"Depression, coughing, nasal discharge, lack of appetite and droopy neck and ears are symptoms of BRD. Stress due to weaning, transport, commingling, processing or other factors predisposes cattle to BRD.”

Treatment options

“Research has shown that treating cattle with long-acting antibiotics either just before transport or upon arrival at the feedlot can significantly reduce occurrences of BRD,” reports Curtis Beus, Washington State University. “However, cost and labeling restrictions on these antibiotics preclude their mass usage to prevent BRD."

"If calves with high risk of BRD can be identified prior to shipment, or immediately upon arrival, there is evidence that BRD incidences can be reduced by using recommended long-acting antibiotics. Cattle with high risk of BRD include lightweight, non-preconditioned and commingled calves coming from a sales yard.”

Antibiotic metaphylaxis has been demonstrated to be effective and economical under certain conditions. Pathogenic bacteria in the nose and throat are eliminated or greatly reduced by antibiotics, which lessens the likelihood of calves developing pneumonia.

Bacteria are the only pathogens affected by antibiotics; spread of the viruses is not impacted. If response to antibiotic therapy in sick cattle is poor, a primary viral component is likely to be responsible.

“We try to reduce the need for our clients to employ antibiotic metaphylaxis for BRD control,” says Del Miles, DVM, Veterinary Research Consulting Services LLC. “The range of high-risk animals among our clients is about 15 to 20 percent of total cattle received.”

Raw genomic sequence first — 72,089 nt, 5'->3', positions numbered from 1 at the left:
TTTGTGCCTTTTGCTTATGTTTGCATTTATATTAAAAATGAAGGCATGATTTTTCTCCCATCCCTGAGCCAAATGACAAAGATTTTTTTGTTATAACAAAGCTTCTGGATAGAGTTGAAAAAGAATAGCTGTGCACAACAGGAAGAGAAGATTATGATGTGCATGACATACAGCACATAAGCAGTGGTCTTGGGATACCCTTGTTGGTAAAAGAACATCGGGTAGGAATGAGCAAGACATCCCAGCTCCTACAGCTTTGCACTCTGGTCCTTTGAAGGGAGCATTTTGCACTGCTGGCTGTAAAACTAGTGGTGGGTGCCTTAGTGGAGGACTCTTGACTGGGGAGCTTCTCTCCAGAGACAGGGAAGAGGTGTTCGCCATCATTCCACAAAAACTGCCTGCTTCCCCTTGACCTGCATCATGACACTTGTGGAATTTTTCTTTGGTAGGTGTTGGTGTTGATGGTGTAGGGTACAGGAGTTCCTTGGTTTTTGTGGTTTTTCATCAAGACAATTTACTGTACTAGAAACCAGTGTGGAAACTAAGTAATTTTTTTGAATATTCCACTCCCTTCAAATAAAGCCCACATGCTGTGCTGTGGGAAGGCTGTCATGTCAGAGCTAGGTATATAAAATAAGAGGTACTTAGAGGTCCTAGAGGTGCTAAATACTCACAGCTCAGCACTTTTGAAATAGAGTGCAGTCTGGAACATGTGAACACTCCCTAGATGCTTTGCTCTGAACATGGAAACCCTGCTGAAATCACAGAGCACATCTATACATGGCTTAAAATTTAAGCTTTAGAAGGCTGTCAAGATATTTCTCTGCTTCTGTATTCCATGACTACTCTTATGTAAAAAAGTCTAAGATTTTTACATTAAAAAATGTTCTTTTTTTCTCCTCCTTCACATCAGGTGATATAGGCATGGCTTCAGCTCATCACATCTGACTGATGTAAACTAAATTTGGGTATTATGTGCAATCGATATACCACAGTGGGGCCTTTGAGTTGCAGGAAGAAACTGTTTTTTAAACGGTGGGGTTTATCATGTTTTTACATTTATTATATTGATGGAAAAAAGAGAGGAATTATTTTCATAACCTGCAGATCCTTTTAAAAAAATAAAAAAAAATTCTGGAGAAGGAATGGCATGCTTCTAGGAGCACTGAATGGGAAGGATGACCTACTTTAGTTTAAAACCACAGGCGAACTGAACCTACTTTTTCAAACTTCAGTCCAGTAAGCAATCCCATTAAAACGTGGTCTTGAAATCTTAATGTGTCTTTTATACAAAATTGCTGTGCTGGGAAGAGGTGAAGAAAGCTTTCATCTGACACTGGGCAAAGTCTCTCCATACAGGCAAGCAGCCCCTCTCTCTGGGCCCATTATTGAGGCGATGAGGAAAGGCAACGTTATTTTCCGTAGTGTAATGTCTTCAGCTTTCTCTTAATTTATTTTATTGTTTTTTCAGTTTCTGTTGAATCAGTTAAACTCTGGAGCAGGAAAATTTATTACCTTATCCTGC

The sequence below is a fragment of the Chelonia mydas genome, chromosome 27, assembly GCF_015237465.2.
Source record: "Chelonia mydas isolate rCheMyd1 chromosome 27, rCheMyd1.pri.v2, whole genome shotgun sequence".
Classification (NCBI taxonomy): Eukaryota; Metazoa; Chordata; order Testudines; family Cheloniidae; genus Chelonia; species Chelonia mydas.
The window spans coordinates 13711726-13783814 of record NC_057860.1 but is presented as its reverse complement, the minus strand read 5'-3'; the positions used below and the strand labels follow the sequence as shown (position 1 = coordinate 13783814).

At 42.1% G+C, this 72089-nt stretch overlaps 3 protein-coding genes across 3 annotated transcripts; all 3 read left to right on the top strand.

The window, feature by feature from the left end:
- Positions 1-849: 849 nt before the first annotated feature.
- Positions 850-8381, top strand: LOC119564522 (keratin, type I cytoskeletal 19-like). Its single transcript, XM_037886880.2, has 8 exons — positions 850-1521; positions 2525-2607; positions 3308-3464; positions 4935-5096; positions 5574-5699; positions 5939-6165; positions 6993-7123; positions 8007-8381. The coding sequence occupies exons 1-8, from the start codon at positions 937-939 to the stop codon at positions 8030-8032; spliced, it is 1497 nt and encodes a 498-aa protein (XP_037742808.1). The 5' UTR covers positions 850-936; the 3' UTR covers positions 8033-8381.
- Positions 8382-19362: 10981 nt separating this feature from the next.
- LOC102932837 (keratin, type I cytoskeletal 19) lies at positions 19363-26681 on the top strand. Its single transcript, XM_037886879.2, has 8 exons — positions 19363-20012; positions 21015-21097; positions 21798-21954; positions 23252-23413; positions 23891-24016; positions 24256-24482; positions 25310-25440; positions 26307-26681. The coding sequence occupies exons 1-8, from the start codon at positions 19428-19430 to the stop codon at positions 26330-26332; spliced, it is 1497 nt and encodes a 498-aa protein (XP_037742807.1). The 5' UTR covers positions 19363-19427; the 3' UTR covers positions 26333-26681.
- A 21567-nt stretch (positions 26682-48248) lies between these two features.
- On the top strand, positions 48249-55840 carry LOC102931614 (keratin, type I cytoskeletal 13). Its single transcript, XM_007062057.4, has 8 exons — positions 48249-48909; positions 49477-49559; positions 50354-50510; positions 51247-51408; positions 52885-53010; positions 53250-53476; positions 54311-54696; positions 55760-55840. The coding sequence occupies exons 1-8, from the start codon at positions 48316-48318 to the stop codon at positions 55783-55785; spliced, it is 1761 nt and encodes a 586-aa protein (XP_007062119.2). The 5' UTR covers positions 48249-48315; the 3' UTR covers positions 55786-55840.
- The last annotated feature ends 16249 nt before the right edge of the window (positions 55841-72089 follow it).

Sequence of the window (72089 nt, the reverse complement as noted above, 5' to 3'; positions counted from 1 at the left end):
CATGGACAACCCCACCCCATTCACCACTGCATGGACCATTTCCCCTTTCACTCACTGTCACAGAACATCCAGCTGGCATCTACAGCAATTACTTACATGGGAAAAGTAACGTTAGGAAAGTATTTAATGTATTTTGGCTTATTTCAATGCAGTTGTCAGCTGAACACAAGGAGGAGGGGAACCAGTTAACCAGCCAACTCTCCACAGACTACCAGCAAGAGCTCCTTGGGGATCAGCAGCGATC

vaccinating cows for BRDVeterinary Research Consulting Services LLC works with feedyards in seven states. Their services include training employees to recognize sick animals, developing treatment protocols and monitoring animal health and welfare.

“The average-sized herd in the U.S. is 40 cows,” Miles continues. “A 90 percent calving percentage will yield 36 animals. On the average, 50 percent of the calf crop (18 animals) will be steers and may be marketed."

Based on these numbers, a 150-head lot at the feedyard might contain calves from as many as eight or more sources; therefore, commingling is a necessary practice in the beef industry.

“To help avoid the need for antibiotic metaphylaxis and occurrences of BRD, we try to reduce stress on incoming animals,” says Miles. “We do this by allowing 18 inches of bunk space per animal so that they can all access it at the same time."

"Each animal is provided excessive bedding ground. If calves experience a morbidity spike after several days post-arrival, we run the entire lot into the chute, take their temperature and treat any animals with a temperature in excess of 104ºF. We believe starting high-risk cattle on a low-starch or no-starch ration reduces stress due to reducing the chances of rumen acidosis.”

Antibiotic metaphylaxis remains an important tool for stocker and feeder operations to use in averting serious animal health problems and providing good animal welfare.

Continuing efforts to understand animal stress and to reduce its occurrence will help reduce future employment of antibiotic metaphylaxis, which can positively impact profits.  end mark

Robert Fears is a freelance writer based in Texas.

PHOTO 1: Due to small cow-calf operators, commingling is necessary in the beef industry, so this practice needs to be considered in the design of animal health programs.

PHOTO 2: Normally, BRD occurs within 27 days after arrival at stocker operations or feedlots.

PHOTO 3: Low-starch or no-starch diets help reduce stress of new arrivals.

PHOTO 4: Occurrences of BRD in stockers and feeders can be reduced if cow-calf operators use a veterinarian-recommended vaccination program for respiratory diseases. Photos courtesy of Robert Fears.